“Good morning, my name is Peter Stewart, and I’m an info-holic. Last night, my son got upset with me because I wasn’t talking to him during dinner. He caught me reading my email under the table. I knew things were really bad later when my kids were asleep, and my wife and I finally caught a moment alone—and I said I’d rather check out the newsfeed on my tablet.”
The above paragraph was my opening statement onstage last week at the Sales & Marketing 2.0 Conference in San Francisco, which drew an audience of more than 600 sales and marketing leaders who wanted to find out how to run better, more sophisticated sales teams. I’m sure my words initially sounded silly to some. But I asked them to consider this fact: The American Psychology Association has officially listed the “fear of missing out” as a phobia. And a recent Newsweek issue cited research that shows you get the same kind of neurological dopamine fix from gambling that you do from constantly checking your inbox. Many people have even had “ghost vibrations” of their smartphones where they believed they were receiving new message alerts, when in fact none existed.
So what’s the implication of info-holism on sales conversations? To start, realize that your prospects and customers live in a constant state of partial attention. Because we’re so distracted, we struggle to concentrate, make decisions, and think in original, creative ways. In this kind of environment, it’s highly difficult for sales professionals to spark communication that leads to connections with prospects and customers.
Here are two tips to combat info-holism and lay the groundwork for better connections and sales conversations with prospects.
1) Make it easy for people to connect with you.
Customers today are short on patience. If your web conferencing tool requires a download, for example, many prospects will simply move on to the next click. In addition, what kind of message are you sending when you require prospects to download cumbersome software? What does that say about your products and services? You should be able to get face-to-face with people from any device, anywhere, any time—and so should your partners, customers, and prospects.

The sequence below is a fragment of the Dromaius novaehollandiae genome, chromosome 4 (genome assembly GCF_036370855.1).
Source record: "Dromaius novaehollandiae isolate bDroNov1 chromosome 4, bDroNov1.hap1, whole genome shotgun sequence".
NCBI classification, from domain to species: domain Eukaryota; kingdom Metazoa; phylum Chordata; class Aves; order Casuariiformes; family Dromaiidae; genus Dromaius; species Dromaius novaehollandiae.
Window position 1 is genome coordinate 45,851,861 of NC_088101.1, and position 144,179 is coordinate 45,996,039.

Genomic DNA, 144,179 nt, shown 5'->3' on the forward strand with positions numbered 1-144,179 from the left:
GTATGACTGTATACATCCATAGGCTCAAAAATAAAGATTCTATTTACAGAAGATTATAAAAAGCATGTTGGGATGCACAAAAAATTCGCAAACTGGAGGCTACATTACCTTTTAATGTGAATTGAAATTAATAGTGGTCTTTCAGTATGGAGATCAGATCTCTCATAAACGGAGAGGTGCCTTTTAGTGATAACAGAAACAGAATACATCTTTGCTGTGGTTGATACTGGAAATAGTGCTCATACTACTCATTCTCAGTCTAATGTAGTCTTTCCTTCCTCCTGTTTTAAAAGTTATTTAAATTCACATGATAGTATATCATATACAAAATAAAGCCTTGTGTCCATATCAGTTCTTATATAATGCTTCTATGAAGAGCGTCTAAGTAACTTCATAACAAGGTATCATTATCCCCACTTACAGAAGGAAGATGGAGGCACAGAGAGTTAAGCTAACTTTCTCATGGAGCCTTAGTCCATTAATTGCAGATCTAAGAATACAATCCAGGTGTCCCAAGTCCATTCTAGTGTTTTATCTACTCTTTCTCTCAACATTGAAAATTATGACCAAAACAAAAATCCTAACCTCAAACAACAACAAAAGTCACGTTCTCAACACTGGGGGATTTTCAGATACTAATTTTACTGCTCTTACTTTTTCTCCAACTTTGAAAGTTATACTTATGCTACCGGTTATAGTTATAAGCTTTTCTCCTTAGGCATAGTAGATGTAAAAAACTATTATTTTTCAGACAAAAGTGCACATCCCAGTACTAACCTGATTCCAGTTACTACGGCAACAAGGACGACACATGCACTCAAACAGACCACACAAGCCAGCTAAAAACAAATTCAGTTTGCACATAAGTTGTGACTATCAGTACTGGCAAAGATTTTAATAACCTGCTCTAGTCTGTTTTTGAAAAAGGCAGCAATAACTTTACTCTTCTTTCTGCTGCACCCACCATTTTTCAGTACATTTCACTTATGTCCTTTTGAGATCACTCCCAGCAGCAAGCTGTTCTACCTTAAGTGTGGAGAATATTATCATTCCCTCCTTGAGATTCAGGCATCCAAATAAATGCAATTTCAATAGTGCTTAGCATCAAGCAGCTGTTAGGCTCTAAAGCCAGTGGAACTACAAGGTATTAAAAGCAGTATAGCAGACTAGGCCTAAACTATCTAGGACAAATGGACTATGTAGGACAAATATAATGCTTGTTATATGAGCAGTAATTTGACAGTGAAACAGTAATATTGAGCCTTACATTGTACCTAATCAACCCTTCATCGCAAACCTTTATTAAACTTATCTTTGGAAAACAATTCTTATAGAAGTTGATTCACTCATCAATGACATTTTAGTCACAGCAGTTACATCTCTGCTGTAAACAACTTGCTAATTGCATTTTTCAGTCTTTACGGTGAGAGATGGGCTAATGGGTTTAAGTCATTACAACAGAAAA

2) Find solutions that will help you combat distraction.
If you can’t beat ‘em, join ‘em. Device distraction is not going away. Successful sales reps and managers are going to find ways to leverage mobile technology and Sales 2.0 solutions that replicate the good old-fashioned face-to-face meeting. As we heard from various presenters at the event, getting together in person is an increasingly unrealistic goal for most people. Yet reps and managers crave connection (one speaker cited research from Oracle showing that 89% of sales reps want more sales coaching from managers). Do you have the tools to conduct a video chat with a prospect from your iPad? How do you plan to connect with prospects, customers, channel partners, colleagues, and team members?
At the end of the day, winning in sales boils down to winning communication—anywhere, at any time. As you plan ahead for 2013, consider your level of info-holism, and ask yourself what tools you can use to convey compelling value propositions to your target audience.
Were you at the Sales & Marketing 2.0 Conference last week? Share some of your takeaways in the comments section.
Peter Stewart is the SVP of Collaboration Technology Services at PGi, a global provider of virtual meeting solutions with $450M in revenues and 30,000 customers. He leads the worldwide teams that provide collaboration technology expertise, and implementation and service delivery to global enterprises.